It would be nice if a few people in this country were interested in working to shift the attitudes from the present-day Dominionist Culture towards becoming a Partnership Culture.

I've also wondered if the attempts to make so many legal privileges for the wealthiest people is going to bring about a similar reaction to what happened a while back in another country with such conditions. That reaction was the French Revolution.

Maelstrom said...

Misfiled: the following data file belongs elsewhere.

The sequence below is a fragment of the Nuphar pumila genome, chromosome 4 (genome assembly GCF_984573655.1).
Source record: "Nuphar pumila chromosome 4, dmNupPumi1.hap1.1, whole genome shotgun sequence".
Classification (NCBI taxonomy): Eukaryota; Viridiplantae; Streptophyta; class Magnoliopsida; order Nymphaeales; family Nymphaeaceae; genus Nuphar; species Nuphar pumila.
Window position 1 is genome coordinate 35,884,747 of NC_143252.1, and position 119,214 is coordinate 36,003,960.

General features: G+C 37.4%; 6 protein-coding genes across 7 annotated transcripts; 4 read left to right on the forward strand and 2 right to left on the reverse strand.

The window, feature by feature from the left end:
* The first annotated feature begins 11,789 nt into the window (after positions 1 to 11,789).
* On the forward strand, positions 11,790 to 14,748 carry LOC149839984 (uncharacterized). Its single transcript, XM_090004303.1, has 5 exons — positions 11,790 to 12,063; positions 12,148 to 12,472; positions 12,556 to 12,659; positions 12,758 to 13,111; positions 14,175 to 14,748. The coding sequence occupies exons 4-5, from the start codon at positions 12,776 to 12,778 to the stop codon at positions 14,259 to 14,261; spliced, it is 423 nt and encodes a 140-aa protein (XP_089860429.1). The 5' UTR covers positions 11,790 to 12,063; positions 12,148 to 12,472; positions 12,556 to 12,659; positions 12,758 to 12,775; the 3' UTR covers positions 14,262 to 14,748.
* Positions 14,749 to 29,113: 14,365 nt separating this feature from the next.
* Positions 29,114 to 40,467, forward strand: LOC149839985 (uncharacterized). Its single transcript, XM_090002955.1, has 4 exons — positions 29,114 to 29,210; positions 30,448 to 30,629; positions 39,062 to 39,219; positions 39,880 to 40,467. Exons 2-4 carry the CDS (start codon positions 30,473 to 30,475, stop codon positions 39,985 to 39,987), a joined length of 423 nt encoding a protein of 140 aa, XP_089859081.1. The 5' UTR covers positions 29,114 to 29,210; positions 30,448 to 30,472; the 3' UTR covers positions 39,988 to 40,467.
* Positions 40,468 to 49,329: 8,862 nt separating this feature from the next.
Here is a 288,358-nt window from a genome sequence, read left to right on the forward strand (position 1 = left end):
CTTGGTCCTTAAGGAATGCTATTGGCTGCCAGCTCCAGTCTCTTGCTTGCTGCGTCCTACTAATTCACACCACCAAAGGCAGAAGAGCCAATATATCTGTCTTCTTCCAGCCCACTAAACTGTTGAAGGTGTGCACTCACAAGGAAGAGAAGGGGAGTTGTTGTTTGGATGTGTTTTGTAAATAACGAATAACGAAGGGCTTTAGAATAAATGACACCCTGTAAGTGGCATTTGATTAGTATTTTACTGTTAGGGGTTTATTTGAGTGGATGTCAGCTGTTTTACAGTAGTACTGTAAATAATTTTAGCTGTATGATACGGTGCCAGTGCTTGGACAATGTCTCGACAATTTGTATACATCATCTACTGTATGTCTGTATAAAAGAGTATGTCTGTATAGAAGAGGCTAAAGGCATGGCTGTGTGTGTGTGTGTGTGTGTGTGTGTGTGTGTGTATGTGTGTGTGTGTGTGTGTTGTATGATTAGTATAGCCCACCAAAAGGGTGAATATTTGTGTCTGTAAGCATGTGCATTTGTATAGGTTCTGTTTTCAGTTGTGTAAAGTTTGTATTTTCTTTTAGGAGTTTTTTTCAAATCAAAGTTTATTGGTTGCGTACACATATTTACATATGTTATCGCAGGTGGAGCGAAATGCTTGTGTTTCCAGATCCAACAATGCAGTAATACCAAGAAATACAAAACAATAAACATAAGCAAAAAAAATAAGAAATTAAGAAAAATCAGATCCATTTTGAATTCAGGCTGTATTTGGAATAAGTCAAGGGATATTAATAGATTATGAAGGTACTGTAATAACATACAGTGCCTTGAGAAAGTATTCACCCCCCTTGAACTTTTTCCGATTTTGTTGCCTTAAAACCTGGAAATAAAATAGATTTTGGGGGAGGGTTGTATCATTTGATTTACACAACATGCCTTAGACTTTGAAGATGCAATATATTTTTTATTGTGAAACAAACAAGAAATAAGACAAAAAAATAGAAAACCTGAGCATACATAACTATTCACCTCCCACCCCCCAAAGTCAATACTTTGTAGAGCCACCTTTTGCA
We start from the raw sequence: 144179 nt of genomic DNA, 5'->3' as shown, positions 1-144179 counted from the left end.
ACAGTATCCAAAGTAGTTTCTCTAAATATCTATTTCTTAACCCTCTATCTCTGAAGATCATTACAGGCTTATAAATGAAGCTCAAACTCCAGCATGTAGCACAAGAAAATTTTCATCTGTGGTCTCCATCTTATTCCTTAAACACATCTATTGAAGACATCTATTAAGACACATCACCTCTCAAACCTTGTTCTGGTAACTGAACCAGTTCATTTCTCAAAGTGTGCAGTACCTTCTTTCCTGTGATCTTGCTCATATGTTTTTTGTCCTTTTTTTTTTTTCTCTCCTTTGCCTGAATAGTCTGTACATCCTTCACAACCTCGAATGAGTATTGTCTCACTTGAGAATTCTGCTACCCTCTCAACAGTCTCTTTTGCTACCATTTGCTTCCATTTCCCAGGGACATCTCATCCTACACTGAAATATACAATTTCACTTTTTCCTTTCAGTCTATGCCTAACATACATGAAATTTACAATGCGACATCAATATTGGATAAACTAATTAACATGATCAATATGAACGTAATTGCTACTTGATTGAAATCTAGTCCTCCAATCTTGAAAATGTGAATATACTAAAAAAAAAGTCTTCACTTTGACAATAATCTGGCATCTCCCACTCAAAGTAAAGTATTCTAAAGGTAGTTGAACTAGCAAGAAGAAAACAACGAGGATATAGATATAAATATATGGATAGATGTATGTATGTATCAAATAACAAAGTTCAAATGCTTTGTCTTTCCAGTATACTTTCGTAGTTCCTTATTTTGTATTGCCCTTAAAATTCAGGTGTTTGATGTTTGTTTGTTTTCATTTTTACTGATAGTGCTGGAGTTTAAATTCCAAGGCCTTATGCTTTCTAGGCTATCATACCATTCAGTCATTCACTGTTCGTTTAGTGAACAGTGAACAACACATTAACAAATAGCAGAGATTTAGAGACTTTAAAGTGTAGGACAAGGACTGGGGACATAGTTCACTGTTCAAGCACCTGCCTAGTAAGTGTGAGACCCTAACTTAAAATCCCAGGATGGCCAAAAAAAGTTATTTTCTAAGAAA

My fears extend further back in time. I worry we were are heading for a new feudalism, with powerful corporations like the oil, tech,banking and defense industries in the new feudal manors, and the executives of these companies the new feudal lords, and the rest of us the constantly laboring serfs without rights or resources. A revolution might indeed be the logical and frightening result if current trends worsen.